String Bass

The string bass (pronounced like ‘base”) is the largest member of the string family. Other names for this instrument include the bass viol, the stand-up bass or frequently simply the bass. Like the other string instruments, sound is produced by drawing a bow across the strings or by plucking the strings. Since the bass is the largest of the string instruments, it is also the lowest.

A small amount of maintenance and cleaning of the bass is needed. It is important to clean the instrument with a soft rag and occasionally change the strings. The most time consuming activity other than playing the instrument is tuning. The bass should be tuned every day or every time it is taken out of the case. In the beginning, teachers tune the string instruments for each student. Eventually, students will learn to tune their own instrument.

Like other string instruments the bass comes in just two pieces, the instrument and the bow. The bow uses horsehair or a synthetic material to vibrate the strings as it is drawn over the instrument. The bow should be tightened to just the right tension before it is used and loosened before it is put away.

The string bass is played in an upright position with the left hand resting on the back of the neck and the right either plucks the strings or holds the bow. The correct hand position for both hands as well as posture and arm positions are critical at the beginning stages. Beginners should not practice extensively without guidance from a teacher. Developing bad habits at the beginning stages may be very difficult to break.

The bass is a very old instrument. It has been basically unchanged for hundreds of years. A popular new version of the string bass is the electric bass guitar. A bass guitar is tuned the same and has a similar sound to a plucked string bass. The electric guitar sound is amplified electronically rather than from the body of the instrument. Many players of the string bass also double on the electric bass for some occasions.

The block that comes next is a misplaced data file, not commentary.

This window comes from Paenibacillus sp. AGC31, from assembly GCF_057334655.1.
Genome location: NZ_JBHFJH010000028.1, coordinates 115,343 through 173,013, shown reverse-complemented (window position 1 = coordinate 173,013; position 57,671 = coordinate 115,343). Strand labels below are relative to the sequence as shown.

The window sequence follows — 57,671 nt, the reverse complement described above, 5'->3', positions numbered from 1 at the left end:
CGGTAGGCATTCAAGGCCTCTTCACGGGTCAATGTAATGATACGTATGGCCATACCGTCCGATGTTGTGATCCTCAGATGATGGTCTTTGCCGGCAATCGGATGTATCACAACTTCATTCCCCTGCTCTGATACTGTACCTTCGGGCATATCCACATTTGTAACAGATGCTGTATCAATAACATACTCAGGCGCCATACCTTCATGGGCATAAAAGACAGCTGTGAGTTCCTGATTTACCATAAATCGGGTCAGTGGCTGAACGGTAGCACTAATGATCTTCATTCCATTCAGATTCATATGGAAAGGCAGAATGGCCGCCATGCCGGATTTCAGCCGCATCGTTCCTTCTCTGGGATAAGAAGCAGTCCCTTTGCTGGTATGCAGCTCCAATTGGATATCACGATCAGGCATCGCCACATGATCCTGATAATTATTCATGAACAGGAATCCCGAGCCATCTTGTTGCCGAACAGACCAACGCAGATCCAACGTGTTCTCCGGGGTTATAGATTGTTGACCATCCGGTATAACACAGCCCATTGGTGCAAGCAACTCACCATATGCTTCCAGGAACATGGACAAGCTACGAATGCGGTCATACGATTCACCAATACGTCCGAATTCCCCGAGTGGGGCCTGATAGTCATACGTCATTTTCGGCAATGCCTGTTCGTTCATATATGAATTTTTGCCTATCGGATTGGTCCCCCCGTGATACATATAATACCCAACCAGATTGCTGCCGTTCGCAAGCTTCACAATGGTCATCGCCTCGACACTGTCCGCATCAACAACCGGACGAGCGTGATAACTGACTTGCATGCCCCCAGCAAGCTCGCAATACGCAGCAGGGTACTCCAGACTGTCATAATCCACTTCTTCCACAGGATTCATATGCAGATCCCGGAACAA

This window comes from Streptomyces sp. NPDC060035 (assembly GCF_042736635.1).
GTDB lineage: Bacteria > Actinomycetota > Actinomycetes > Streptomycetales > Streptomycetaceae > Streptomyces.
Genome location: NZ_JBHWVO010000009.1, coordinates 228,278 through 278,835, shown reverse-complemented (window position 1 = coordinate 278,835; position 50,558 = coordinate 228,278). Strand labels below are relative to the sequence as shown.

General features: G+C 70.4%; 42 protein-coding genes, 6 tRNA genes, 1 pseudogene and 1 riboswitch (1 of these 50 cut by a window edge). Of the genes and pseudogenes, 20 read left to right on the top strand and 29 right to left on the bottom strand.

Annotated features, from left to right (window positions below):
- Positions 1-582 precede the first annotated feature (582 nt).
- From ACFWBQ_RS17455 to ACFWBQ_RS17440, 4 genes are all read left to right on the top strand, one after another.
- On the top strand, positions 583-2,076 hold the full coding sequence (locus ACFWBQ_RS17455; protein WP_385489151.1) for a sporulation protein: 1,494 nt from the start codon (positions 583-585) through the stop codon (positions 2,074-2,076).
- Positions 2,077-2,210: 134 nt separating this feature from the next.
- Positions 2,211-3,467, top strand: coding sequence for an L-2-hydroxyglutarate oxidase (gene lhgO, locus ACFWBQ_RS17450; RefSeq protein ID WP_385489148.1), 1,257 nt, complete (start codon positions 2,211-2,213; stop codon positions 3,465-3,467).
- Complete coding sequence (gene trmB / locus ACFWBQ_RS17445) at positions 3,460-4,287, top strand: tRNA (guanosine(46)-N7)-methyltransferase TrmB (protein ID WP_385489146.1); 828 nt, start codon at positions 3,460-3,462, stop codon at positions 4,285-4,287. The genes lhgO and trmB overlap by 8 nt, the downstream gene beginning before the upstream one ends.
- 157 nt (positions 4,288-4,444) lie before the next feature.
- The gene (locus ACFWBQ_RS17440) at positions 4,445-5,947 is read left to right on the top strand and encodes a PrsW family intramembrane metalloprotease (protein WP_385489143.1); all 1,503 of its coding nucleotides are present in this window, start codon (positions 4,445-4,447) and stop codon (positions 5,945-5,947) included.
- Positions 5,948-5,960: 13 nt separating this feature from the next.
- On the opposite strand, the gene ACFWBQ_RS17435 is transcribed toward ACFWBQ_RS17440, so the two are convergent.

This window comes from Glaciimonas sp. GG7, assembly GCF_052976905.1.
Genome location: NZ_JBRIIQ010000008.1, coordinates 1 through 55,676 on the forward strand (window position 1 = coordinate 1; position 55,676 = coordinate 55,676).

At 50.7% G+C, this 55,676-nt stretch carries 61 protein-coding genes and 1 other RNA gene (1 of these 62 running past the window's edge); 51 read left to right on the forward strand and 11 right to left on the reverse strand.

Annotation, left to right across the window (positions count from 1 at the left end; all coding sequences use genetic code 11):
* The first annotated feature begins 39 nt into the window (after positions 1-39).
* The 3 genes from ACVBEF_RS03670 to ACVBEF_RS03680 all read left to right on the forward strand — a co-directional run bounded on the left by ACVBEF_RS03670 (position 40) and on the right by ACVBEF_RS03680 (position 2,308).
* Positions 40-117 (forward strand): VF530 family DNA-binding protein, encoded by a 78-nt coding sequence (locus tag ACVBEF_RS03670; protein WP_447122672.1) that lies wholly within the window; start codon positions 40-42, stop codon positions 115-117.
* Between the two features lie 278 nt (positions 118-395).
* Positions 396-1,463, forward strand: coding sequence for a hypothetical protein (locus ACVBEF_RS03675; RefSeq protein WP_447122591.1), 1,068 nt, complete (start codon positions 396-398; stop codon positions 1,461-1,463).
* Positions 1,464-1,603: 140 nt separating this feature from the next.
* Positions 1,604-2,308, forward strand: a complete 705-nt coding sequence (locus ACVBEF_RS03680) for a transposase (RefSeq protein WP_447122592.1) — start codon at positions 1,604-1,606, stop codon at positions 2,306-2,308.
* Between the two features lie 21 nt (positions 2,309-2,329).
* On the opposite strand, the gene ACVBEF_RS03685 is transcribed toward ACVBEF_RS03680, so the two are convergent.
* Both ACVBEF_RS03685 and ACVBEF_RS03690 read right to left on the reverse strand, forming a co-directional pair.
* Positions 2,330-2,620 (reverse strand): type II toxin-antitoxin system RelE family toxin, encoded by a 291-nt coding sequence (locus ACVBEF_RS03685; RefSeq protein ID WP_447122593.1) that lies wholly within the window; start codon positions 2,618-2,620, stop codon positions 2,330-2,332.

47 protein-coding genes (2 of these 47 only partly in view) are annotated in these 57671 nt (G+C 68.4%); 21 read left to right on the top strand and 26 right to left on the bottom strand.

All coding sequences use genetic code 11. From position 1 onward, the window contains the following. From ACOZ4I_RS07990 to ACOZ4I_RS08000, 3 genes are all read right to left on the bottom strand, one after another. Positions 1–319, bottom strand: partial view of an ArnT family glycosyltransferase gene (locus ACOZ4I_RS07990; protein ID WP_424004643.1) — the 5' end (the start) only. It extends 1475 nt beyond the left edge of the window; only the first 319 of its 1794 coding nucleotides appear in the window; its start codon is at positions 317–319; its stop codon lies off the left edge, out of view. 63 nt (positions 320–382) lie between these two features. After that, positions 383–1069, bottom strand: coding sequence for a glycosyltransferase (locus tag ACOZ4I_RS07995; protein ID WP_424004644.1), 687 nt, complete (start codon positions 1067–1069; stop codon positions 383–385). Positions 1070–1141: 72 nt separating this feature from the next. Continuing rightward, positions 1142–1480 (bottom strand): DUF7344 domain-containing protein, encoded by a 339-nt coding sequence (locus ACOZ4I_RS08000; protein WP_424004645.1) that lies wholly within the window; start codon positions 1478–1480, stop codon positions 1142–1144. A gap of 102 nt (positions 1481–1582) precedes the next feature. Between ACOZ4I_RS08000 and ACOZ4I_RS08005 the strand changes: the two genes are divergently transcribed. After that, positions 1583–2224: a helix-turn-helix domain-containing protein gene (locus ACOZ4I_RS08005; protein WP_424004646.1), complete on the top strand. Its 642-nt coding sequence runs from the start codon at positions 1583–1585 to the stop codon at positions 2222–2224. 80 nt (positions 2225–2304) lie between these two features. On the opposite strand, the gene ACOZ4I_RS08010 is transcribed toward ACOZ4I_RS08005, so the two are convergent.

The string bass comes in various sizes. The correct size for each student depends on the overall size of the student. Generally speaking, by the time students reach 8th or 9th grade, most will require a 3/4 size instrument which is also used by most adults. Before that age, students should really be measured by a music teacher to determine the correct instrument. It’s also important to know that the sizes of 1/2 or 3/4 are not meant to be literal measurements. A 1/2 size bass isn’t half the length of a full size instrument. These fractions are used as arbitrary labels for smaller instruments.

The bass is not as popular as a violin for beginners. This means that a good bass player will always be a very valuable member of the orchestra since the number of bass players is so small. However, the bass is still used in virtually all styles of music throughout the world. It is well known for its use in symphony orchestras as well as rock and roll, country and bluegrass bands and other popular groups. Most jazz groups include a string bass or at the very least an electric bass guitar.

There are several good choices for purchasing a beginning string bass. A good beginning bass from Giardinelli includes the Engelhardt EM3 1/4 Junior Bass. For larger students the Engelhardt EM3 3/4 Bass is a good student bass. Since basses are more expensive than most instruments, most schools have basses available to lend to students. Before you buy, it would be worth asking your orchestra director if school basses are available. Purchasing a used bass can be a good option if it is purchased with caution. Older basses or basses that have not been well maintained can easily be in need of repair. A lack of humidity, temperature changes or just time can cause damage to the instrument. Small cracks in the wood develop which can be very costly to repair. Buying a used instrument is only recommended if you know an advanced violinist or orchestra teacher who can test a used instrument before you buy.

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